'Peace Valley' launch cancelled

Jordanian opposition apparently scuttled plan.

dead sea 298.88 (photo credit: Ariel Jerozolimski)
dead sea 298.88
(photo credit: Ariel Jerozolimski)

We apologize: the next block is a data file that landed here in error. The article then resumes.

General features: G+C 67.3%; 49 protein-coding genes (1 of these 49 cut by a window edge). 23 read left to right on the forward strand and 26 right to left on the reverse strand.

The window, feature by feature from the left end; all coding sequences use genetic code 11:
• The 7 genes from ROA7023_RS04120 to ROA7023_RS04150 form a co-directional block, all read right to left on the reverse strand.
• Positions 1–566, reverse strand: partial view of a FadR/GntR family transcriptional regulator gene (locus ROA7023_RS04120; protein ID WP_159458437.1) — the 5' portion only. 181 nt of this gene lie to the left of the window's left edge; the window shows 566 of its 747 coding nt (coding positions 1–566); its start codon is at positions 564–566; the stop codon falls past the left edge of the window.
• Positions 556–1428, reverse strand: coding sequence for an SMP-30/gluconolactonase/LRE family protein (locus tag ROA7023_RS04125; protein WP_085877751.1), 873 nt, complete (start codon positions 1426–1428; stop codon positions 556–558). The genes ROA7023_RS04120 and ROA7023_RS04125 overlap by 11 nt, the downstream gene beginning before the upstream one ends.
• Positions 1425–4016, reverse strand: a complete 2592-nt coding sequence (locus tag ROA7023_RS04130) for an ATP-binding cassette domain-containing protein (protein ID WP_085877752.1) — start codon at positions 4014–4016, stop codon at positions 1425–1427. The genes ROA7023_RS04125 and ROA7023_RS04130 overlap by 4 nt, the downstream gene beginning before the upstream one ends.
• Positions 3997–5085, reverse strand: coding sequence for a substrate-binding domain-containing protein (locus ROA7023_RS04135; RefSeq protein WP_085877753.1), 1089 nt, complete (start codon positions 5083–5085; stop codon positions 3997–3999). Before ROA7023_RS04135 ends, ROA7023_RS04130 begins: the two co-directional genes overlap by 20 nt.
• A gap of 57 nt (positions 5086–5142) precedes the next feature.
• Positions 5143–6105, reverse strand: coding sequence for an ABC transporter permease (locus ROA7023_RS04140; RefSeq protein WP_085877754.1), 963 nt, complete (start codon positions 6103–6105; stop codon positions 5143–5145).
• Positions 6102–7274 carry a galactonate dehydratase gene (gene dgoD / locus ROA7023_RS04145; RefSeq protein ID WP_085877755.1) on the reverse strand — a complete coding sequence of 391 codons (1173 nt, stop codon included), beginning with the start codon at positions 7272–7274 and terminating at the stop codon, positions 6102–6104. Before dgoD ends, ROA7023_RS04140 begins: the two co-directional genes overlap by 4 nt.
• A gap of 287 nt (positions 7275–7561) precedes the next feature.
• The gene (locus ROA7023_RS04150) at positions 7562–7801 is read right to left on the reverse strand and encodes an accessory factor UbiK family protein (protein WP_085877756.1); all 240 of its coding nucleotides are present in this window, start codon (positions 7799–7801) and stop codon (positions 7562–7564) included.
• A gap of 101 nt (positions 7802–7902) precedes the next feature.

The joint launch of the 'Peace Valley' project by French President Nicolas Sarkozy and President Shimon Peres was cancelled on Monday at nearly the last minute. According to Peres's office, the Jordanians had cooled on the idea and had told the French they were not interested because of the 'situation.' No response from the Jordanian government was available Monday night. There had been speculation that Jordan's King Abdullah was displeased that Peres had taken the limelight concerning a project he had pushed for very hard in recent years. The initial modest conduit idea would have provided much needed desalinated water to Amman. Yitzhak Tshuva presented the Peace Valley vision at the President's Conference. His vision, by comparison, calls for turning the Arava valley into a Las Vegas/Dubai-type resort of casinos, skyscrapers, and artificial lakes in the desert along the route of an open canal. The president's office also said there had been no need for an actual tour of the area after Peres briefed Sarkozy on Sunday night. Environmental groups praised the cancellation. "We praise the cancellation of the cornerstone-laying ceremony and reiterate that they must go towards examining the options. If President Peres decided to check first and then act, then we praise him. "We have to examine closely how to utilize the African Rift Valley in an environmentally friendly way. For example, rehabilitating the Jordan River would allow everyone to touch the water: Jordanians, Israelis and Palestinians. That could really generate peace," Raanan Boral, coalition coordinator for five environmental groups who have banded together on this issue, told The Jerusalem Post on Monday. Those five groups also launched a public campaign Sunday calling on Peres not to initiate the project before all the environmental studies were complete. The World Bank has just begun a feasibility study which could take as long as two years to complete. The coalition - comprised of the Society for the Protection of Nature in Israel (SPNI), Friends of the Earth Middle East, Tzalul, The Israel Union for Environmental Defense, Green Course, and Life and Environment - have sent a power point presentation detailing the problems to all their activists and posted it on the SPNI site as well. In addition, they have begun to circulate a petition calling on Peres to slow down the whole process and not to give in to "real estate concerns." As of Monday afternoon, 1,900 people had signed it.